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More people are learning about the triumphs and tragedy of Tulsa’s Greenwood District after the Greenwood Rising Black Wall Street History Center held its grand opening on Wednesday, August 4.
Drawing visitors from across the nation, the new history center captures the entrepreneurial spirit of Black Wall Street’s founders pre-statehood, with rooms dedicated to those pioneering Black businesses, such as: Latimer’s BBQ, Williams Dreamland Theatre, and Stradford Hotel.
A museum-grade facility in the heart of Tulsa’s Greenwood District
Winding walkways take visitors on a tour of the roots of Greenwood as markers tell the story of Oklahoma’s Black history. Juxtaposed next to the gleaming success of Greenwood’s founders, the story of the Massacre doesn’t shy away from the most heinous details from May 31, 1921 and June 1, 1921, when a mob of jealous White men, enraged over their failed attempt to lynch 19-year-old Dick Rowland, burned, bombed and ransacked 35 square blocks of the booming Black community.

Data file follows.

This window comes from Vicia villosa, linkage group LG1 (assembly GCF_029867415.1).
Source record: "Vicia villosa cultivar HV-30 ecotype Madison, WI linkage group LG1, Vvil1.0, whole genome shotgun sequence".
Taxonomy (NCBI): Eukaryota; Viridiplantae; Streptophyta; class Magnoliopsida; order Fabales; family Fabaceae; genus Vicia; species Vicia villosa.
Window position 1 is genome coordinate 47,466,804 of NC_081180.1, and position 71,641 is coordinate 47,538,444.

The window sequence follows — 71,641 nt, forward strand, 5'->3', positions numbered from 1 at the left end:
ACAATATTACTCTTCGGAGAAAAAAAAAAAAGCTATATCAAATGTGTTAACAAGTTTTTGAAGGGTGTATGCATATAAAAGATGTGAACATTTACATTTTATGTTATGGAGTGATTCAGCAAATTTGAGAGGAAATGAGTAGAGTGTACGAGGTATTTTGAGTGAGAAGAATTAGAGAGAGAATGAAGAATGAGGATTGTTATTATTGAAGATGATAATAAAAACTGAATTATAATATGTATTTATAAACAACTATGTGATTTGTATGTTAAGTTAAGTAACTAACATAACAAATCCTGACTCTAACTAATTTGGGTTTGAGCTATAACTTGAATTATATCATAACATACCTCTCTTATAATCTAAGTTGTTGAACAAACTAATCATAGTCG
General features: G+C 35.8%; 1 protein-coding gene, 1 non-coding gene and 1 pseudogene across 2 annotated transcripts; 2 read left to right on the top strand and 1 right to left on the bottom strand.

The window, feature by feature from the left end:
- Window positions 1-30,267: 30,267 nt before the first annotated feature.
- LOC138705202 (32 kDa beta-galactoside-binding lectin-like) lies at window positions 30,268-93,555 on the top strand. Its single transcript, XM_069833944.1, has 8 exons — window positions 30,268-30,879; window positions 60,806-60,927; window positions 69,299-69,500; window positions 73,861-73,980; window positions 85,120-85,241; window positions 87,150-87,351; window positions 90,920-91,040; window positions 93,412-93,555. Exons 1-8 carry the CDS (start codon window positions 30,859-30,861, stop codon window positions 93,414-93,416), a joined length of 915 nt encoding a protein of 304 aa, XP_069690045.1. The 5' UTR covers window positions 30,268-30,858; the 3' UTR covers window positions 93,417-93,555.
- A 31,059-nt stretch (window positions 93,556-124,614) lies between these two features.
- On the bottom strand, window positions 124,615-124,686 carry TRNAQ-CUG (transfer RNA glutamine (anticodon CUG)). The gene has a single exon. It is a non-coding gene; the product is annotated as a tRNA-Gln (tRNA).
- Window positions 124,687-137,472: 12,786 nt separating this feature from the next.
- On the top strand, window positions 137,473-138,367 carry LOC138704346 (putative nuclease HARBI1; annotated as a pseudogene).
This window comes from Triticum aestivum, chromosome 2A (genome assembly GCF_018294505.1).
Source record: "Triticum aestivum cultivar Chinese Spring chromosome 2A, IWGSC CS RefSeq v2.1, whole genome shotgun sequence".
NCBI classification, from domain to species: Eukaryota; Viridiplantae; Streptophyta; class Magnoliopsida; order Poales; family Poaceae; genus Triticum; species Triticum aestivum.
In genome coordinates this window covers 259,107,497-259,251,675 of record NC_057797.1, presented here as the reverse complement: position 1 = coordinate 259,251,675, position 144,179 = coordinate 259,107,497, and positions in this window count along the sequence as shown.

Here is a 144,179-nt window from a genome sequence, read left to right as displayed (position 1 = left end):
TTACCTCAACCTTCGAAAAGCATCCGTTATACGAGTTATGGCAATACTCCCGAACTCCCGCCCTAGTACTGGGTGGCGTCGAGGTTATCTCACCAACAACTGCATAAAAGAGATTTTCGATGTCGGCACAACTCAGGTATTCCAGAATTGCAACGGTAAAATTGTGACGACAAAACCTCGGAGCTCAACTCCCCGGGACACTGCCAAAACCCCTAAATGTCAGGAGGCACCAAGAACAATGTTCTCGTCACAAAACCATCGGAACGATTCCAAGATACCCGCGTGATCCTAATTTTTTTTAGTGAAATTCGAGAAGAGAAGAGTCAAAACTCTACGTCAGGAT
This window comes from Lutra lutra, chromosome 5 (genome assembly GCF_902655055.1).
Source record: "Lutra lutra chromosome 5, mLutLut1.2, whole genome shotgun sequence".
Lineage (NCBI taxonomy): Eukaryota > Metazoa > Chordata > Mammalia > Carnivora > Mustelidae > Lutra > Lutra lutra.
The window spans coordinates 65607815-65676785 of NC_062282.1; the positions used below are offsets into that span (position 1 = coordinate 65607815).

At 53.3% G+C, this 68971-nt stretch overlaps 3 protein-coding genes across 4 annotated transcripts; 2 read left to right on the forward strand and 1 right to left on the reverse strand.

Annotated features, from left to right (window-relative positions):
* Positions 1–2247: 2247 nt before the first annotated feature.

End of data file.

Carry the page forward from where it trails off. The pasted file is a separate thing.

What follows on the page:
As many as 300 Black tulsans were killed, according to the Tulsa Historical Society, and those who remained were held in buildings in the city, unable to leave for months unless a White person checked them out and took responsibility for their future actions.
“Race Riot Commission” report from 2001
Eighty years later, a 2001 report from the State of Oklahoma represented the first full accounting of events.
“People, some of them agents of government, also deliberately burned or otherwise destroyed homes credibly estimated to have numbered 1,256, along with virtually every other structure — including churches, schools, businesses, even a hospital and library — in the Greenwood district,” the report from Oklahoma’s Race Riot Commission stated. Some of the documents arsonists were police officers themselves while other mobsters were sanctioned by the local sheriff.